I hope perhaps its it that the DEQ system is still catching diesel defeat devices vs. Washington State that has closed all of its emissions check stations in 2020?!
The David Bragdon article should be required reading for everyone in Oregon – especially anyone in a leadership position. Bragdon makes ODOT’s incompetence and malfeasance clear for everyone to see.
BTW, this is my last post on BP – I’m stepping away for a while. It has become clear that the BP comments are being moderated in a way that creates a false and stilted conversation – like you have to get your comment past the censor and then if it meets JM’s vague “standards,” your thoughts will be represented. I’m somewhat conflicted about leaving for this reason, since I believe that online commenting must be moderated in some fashion. But there are other ways to moderate online discussion, which I and others have suggested, but JM clearly isn’t interested. Now he finds himself in a place where he’s not doing it well, in my view.
My other big reason for leaving is that I think I have mistaken commenting on BP with more substantive activism. It has also become clear to me – especially with comments published, or not, according to some whimsical, highly personal algorithm – that commenting on BP might put a few pennies in JM’s pocket but doesn’t do much else. Why should someone take the time to generate a thoughtful post, in hopes that it may move the needle to improve cycling in Portland, when the post goes in the trash can? Sorry, but there must be better ways to advocate for improvements in cycling in Portland and I will now seek them.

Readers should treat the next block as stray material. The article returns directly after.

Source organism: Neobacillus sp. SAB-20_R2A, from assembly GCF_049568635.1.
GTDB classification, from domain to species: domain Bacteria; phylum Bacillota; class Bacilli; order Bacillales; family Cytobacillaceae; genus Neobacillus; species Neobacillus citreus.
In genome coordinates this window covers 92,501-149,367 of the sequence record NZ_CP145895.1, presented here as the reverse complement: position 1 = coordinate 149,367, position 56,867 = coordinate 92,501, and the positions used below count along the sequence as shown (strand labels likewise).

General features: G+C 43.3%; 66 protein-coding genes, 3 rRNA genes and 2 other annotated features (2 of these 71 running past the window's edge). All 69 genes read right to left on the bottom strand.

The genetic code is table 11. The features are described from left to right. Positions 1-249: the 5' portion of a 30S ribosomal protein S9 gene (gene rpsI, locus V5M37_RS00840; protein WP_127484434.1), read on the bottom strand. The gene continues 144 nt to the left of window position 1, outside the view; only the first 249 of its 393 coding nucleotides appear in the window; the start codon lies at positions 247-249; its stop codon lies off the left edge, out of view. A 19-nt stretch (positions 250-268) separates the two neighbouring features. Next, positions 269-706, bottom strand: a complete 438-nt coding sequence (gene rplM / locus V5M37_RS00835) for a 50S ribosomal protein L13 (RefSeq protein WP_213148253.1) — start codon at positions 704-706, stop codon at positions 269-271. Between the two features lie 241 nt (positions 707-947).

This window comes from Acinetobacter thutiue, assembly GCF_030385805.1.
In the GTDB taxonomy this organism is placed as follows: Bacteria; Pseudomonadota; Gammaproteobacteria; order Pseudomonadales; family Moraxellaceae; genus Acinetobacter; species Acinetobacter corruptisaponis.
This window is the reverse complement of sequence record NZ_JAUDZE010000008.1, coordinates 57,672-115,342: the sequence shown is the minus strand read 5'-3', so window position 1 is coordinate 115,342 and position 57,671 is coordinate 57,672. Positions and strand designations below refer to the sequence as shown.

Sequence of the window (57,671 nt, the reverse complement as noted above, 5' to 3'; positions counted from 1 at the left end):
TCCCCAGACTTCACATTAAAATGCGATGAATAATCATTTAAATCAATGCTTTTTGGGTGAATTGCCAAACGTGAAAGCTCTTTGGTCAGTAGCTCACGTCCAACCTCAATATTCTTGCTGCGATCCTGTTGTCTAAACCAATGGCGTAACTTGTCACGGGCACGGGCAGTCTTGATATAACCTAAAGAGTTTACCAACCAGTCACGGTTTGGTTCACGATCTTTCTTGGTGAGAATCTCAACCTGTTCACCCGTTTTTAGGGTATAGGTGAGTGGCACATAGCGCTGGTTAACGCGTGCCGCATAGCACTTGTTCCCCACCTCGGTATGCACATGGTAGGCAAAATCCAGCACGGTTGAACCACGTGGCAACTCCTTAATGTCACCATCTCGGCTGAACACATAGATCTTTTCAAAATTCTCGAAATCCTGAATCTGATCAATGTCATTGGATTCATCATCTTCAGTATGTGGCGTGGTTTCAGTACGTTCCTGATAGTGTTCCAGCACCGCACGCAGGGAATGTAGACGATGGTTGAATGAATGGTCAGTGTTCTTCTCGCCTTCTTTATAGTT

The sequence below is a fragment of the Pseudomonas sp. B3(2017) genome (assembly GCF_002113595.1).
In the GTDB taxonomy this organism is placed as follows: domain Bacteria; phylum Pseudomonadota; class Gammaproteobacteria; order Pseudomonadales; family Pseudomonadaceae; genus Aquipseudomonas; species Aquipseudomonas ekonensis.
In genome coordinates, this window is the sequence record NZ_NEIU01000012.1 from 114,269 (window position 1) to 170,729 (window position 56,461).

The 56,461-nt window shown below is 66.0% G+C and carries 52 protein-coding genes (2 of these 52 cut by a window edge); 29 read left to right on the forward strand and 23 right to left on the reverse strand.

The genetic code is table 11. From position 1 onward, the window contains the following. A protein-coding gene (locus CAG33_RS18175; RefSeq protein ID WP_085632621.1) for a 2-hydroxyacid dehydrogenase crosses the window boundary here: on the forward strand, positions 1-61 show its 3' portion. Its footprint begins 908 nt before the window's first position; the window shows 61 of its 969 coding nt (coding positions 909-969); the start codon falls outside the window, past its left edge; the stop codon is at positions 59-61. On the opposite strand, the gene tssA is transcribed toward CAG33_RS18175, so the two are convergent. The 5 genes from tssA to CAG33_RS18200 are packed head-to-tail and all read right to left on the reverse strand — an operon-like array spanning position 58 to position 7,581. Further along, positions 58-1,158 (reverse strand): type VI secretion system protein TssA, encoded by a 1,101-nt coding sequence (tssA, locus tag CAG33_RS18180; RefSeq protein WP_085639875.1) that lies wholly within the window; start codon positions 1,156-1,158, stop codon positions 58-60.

Fred, I think you are right that commenting on BP alone is not sufficient activism, I have been feeling the same lately too. I think BP is a wonderful way to be notified of when to send emails or call electeds, but I think there are plenty of people on here who are looking for other ways to make a bigger impact too. Anyone here have any suggestions? Has anyone ever written a guide to bike activism in Portland? Fred, report back everyone once in a while and let us know what you find!
In the past BP has had several useful discussions about activism methods and which groups are good at what. Everyone has their own comfort levels of what they are willing to do or have time to do it. If one method doesn’t work, it may simply be bad timing; try something different.
I did bike activism for years on my own, but I got far better results working with other activists as a team or in unholy alliances. I learned a lot from both bike and non-bike activists too. Learning from failure is important, both your own and of others. The rare successes can be really satisfying.